In a bid to rally opposition to Judge Ketanji Brown Jackson’s nomination to the Supreme Court, Republicans are on a mission to cast her as a staunch advocate of critical race theory.
The problem for those Republican opponents is that little evidence has emerged to support the idea, and that Jackson has stated repeatedly that she doesn't draw from critical race theory in her jurisprudence. Nonetheless they've deliberately distorted and exaggerated any possible affiliation she has with the legal school of thought and prioritized it as their case against her. The agenda illustrates a strikingly transparent bit of racist fear-mongering designed to whip up anxiety against the first Black woman nominated to the Supreme Court.
It’s clear that Republicans aren’t engaged in a serious dialogue with Jackson about the field of critical race theory.
On Monday, the first day of Jackson’s Senate confirmation hearing, Sen. Marsha Blackburn, R-Tenn., told Jackson that she had “made clear that you believe judges must consider critical race theory when deciding criminal defendants.”
That’s false. As The Associated Press noted in a fact-check, Blackburn twisted Jackson’s words:
Blackburn appeared to be referring to a speech in which Jackson described how she encouraged students to study federal sentencing policy as an academic area implicating many topics.
“Sentencing is just plain interesting on an intellectual level, in part because it melds together myriad types of law — criminal law, of course, but also administrative law, constitutional law, critical race theory, negotiations, and to some extent, even contracts,” Jackson said in her speech. “And if that’s not enough to prove to them that sentencing is a subject ... worth studying, I point out that sentencing policy implicates and intersects with various other intellectual disciplines as well, including philosophy, psychology, history, statistics, economics, and politics.”
The context there is Jackson is talking about how she explains to students the various kinds of intellectual paradigms that sentencing policy intersects with and how those paradigms can bear upon how a judge thinks about sentencing. That makes sense, because critical race theory originated as a school of legal thought that analyzes how racism is embedded in American institutions, and sentencing is a policy domain that critical race theory might be used to reflect upon.
But it’s one thing to acknowledge the reality that critical race theory is part of the scholarly conversation about how many think about sentencing. It’s another thing entirely to say a judge “must consider” it in sentencing.
That nuance didn’t prevent Blackburn from asking Jackson, “Is it your personal hidden agenda to incorporate critical race theory into our legal system?”
Nor did Jackson’s nuance prevent the Republican National Committee from repeatedly tweeting Tuesday that Jackson’s confirmation is to be understood primarily as a vehicle for critical race theory.
But the link the RNC tweeted out offers no evidence that Jackson is a critical race theory evangelist. It mainly uses vague associations with critical race theory scholars without offering any proof that it forms her legal worldview. (In one particularly slippery example, Jackson is described as citing the "insights" of the widow of an acclaimed scholar of critical race theory, but the "insights" are referring to the widow's own scholarship on female civil rights leaders, not critical race theory.)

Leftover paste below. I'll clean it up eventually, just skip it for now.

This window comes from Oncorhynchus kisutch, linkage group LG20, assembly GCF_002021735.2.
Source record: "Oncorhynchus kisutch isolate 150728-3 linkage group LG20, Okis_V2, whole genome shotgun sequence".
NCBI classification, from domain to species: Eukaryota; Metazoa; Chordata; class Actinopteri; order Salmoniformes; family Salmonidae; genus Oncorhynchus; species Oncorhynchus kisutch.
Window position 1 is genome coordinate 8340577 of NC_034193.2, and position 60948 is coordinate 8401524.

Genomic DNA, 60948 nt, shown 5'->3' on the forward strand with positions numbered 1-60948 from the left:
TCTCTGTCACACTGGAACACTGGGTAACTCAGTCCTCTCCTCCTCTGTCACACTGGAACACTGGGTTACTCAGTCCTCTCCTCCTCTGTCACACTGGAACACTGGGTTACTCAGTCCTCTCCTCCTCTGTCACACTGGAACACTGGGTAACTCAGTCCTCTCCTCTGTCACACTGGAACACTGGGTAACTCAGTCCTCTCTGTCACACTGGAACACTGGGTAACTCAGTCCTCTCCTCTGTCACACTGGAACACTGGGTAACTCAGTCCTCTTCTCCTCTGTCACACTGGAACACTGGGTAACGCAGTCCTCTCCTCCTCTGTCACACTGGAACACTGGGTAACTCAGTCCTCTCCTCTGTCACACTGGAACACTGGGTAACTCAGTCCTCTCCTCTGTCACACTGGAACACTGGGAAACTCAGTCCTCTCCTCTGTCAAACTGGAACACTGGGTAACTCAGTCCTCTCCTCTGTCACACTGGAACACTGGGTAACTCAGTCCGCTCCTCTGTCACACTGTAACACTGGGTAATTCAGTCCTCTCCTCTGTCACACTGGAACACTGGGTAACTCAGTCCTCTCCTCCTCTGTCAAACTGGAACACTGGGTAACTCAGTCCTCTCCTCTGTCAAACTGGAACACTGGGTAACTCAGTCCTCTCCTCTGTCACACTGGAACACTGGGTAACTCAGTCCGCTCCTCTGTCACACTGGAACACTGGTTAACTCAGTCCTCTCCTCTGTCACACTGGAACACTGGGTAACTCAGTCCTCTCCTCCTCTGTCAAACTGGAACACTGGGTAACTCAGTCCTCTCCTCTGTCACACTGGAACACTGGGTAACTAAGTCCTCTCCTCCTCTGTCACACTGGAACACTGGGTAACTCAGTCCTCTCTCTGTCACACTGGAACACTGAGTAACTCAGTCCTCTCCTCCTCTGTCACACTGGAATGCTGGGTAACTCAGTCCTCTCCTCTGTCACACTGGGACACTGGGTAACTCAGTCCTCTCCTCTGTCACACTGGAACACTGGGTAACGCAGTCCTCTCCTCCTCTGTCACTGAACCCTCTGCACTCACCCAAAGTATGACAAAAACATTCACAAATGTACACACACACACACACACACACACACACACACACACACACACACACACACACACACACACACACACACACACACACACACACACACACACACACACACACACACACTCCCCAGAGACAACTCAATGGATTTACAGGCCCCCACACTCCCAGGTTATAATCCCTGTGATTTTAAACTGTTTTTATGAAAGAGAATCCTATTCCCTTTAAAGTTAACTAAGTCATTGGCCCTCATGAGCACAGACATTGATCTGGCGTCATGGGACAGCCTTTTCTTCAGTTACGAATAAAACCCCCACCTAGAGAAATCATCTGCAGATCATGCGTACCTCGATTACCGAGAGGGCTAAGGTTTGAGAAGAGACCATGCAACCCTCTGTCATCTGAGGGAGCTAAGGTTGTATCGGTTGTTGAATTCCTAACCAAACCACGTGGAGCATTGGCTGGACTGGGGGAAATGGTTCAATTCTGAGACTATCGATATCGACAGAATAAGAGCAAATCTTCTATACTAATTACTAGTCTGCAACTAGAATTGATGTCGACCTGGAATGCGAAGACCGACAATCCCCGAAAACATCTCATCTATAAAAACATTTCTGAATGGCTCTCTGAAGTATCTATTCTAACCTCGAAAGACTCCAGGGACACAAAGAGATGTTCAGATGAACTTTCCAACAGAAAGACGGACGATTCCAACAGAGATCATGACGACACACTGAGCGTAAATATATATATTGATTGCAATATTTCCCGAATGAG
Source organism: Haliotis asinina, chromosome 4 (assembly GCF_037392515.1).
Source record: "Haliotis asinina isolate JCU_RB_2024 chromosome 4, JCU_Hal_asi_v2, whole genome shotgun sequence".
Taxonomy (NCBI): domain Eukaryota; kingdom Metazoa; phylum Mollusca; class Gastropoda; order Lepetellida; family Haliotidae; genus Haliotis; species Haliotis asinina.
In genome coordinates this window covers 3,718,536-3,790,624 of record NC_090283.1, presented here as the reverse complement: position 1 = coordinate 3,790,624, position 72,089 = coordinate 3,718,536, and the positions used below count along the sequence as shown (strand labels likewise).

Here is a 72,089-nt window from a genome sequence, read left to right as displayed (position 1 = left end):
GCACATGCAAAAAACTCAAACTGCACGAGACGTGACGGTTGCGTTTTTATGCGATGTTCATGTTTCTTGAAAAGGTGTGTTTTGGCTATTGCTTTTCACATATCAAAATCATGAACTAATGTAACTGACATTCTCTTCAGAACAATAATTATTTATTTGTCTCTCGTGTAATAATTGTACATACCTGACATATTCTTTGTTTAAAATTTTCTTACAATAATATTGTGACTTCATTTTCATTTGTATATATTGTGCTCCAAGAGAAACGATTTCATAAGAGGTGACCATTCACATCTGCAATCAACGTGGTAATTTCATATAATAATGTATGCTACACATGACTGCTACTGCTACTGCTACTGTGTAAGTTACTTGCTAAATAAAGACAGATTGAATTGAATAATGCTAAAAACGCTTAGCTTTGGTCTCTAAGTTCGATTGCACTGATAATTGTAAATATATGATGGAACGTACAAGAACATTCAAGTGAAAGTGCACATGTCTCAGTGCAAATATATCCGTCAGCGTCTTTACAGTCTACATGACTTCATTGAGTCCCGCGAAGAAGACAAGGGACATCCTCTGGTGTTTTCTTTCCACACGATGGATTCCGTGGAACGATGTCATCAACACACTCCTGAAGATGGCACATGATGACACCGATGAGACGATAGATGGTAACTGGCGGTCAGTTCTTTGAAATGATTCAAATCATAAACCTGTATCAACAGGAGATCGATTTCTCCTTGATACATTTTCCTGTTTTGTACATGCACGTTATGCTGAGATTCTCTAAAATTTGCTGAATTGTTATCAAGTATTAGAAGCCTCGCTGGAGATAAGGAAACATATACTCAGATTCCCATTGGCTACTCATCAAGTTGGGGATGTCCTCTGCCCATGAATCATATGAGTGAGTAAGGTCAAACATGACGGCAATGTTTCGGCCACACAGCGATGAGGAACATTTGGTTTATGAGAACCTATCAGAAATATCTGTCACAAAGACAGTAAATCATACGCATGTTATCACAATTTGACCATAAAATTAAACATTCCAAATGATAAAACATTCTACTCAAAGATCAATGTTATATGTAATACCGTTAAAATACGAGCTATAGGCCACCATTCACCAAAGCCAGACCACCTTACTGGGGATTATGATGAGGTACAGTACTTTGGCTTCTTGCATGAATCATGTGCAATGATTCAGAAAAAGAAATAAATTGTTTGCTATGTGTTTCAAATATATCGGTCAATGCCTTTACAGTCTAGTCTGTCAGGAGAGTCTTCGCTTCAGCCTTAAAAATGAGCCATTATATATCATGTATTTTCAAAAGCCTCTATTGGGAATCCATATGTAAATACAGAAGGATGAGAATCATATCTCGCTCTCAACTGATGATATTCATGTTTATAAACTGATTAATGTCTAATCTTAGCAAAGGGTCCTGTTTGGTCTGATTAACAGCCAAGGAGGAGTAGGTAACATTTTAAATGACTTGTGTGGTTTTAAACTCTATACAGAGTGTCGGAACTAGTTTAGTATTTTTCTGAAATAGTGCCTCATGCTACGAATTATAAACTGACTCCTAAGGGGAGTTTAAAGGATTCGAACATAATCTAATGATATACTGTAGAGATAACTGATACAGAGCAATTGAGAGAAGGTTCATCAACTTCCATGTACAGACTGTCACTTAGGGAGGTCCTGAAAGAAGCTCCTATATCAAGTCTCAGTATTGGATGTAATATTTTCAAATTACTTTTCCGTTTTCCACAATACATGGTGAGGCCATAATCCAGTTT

Later Tuesday, Sen. Ted Cruz, R-Texas, showed blown-up pages of antiracist literature taught to children at a private school where Jackson serves on the board and asked whether she agreed "with this book that’s being taught to kids that babies are racist.”
Jackson explained that she didn’t know whether critical race theory was being taught at the school because the board doesn’t control the curriculum. Even so, she responded to Cruz’s absurd question: “I do not believe that any child should be made to feel as though they are racist or though they are not valued or though they are less than their victims, that they are oppressors. I don’t believe in any of that.”
Cruz asked Jackson multiple times about critical race theory, asking her to define it and whether she agreed with his cartoonish definitions of the field, again inspired by her quote from her speech discussing critical race theory as a field intersecting with sentencing policy.
“It doesn’t come up in my work as a judge,” she said. “It’s never something that I studied or relied on, and it wouldn’t be something I would rely on if I was on the Supreme Court.”
But even if Jackson were a huge fan of critical race theory and there were a huge trail of paperwork indicating that she has been, that shouldn’t be a problem. It would enrich the Supreme Court to have more justices who think rigorously about institutionalized racism in this country and how it intersects with various aspects of our legal life and the criminal justice system.
It speaks volumes about the modern Republican Party that it considers the very existence of a school of legal thought that claims that we should think about institutionalized racism to be a disqualifying trait of a justice. It also says a great deal about the state of the party that that’s the centerpiece of its argument against her nomination.
It’s clear that Republicans aren’t engaged in a serious dialogue with Jackson about the field of critical race theory. Instead they view the issue as an opportunity to generate controversy and whip up opposition to her nomination among the Republican base. The GOP is fixating on this one issue when there are so many other legal issues that Jackson has discernible opinions about and could be pressed on. It all seems to suggest that some of the basis for the focus on the issue is her race.